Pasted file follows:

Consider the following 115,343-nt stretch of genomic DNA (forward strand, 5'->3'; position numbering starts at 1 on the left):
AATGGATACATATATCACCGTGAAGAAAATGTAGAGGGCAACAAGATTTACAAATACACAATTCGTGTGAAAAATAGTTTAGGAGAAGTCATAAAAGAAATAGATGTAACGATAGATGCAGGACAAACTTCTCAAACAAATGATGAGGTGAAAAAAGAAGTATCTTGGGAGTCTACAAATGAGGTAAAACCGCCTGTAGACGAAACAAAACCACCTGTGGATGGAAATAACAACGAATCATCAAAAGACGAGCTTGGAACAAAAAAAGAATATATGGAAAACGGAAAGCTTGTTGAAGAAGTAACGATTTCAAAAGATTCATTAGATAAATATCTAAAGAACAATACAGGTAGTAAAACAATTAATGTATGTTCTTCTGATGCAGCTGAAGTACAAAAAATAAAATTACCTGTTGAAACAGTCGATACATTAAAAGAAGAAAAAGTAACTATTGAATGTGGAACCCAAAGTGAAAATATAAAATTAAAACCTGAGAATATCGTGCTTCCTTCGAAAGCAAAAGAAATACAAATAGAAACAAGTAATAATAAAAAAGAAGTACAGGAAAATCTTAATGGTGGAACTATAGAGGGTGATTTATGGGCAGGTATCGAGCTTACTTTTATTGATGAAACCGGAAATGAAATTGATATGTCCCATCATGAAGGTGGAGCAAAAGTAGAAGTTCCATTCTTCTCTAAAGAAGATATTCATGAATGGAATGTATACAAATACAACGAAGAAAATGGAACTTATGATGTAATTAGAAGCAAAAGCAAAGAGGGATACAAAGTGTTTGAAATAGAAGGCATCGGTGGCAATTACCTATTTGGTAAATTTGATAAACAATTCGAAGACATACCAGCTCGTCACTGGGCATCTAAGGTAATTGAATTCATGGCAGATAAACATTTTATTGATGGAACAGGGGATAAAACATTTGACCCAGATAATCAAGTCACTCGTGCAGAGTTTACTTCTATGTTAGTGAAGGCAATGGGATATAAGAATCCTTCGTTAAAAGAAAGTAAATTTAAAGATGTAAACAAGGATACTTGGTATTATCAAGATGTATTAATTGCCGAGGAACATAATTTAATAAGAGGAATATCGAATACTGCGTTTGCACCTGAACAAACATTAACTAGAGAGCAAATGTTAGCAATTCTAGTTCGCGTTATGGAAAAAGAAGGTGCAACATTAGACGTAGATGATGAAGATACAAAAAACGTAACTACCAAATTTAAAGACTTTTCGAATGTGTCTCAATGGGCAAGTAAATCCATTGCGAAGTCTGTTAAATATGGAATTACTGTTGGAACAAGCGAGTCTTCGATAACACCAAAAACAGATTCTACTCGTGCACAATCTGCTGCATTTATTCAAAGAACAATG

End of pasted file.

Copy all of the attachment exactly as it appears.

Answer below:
Consider the following 115,343-nt stretch of genomic DNA (forward strand, 5'->3'; position numbering starts at 1 on the left):
AATGGATACATATATCACCGTGAAGAAAATGTAGAGGGCAACAAGATTTACAAATACACAATTCGTGTGAAAAATAGTTTAGGAGAAGTCATAAAAGAAATAGATGTAACGATAGATGCAGGACAAACTTCTCAAACAAATGATGAGGTGAAAAAAGAAGTATCTTGGGAGTCTACAAATGAGGTAAAACCGCCTGTAGACGAAACAAAACCACCTGTGGATGGAAATAACAACGAATCATCAAAAGACGAGCTTGGAACAAAAAAAGAATATATGGAAAACGGAAAGCTTGTTGAAGAAGTAACGATTTCAAAAGATTCATTAGATAAATATCTAAAGAACAATACAGGTAGTAAAACAATTAATGTATGTTCTTCTGATGCAGCTGAAGTACAAAAAATAAAATTACCTGTTGAAACAGTCGATACATTAAAAGAAGAAAAAGTAACTATTGAATGTGGAACCCAAAGTGAAAATATAAAATTAAAACCTGAGAATATCGTGCTTCCTTCGAAAGCAAAAGAAATACAAATAGAAACAAGTAATAATAAAAAAGAAGTACAGGAAAATCTTAATGGTGGAACTATAGAGGGTGATTTATGGGCAGGTATCGAGCTTACTTTTATTGATGAAACCGGAAATGAAATTGATATGTCCCATCATGAAGGTGGAGCAAAAGTAGAAGTTCCATTCTTCTCTAAAGAAGATATTCATGAATGGAATGTATACAAATACAACGAAGAAAATGGAACTTATGATGTAATTAGAAGCAAAAGCAAAGAGGGATACAAAGTGTTTGAAATAGAAGGCATCGGTGGCAATTACCTATTTGGTAAATTTGATAAACAATTCGAAGACATACCAGCTCGTCACTGGGCATCTAAGGTAATTGAATTCATGGCAGATAAACATTTTATTGATGGAACAGGGGATAAAACATTTGACCCAGATAATCAAGTCACTCGTGCAGAGTTTACTTCTATGTTAGTGAAGGCAATGGGATATAAGAATCCTTCGTTAAAAGAAAGTAAATTTAAAGATGTAAACAAGGATACTTGGTATTATCAAGATGTATTAATTGCCGAGGAACATAATTTAATAAGAGGAATATCGAATACTGCGTTTGCACCTGAACAAACATTAACTAGAGAGCAAATGTTAGCAATTCTAGTTCGCGTTATGGAAAAAGAAGGTGCAACATTAGACGTAGATGATGAAGATACAAAAAACGTAACTACCAAATTTAAAGACTTTTCGAATGTGTCTCAATGGGCAAGTAAATCCATTGCGAAGTCTGTTAAATATGGAATTACTGTTGGAACAAGCGAGTCTTCGATAACACCAAAAACAGATTCTACTCGTGCACAATCTGCTGCATTTATTCAAAGAACAATG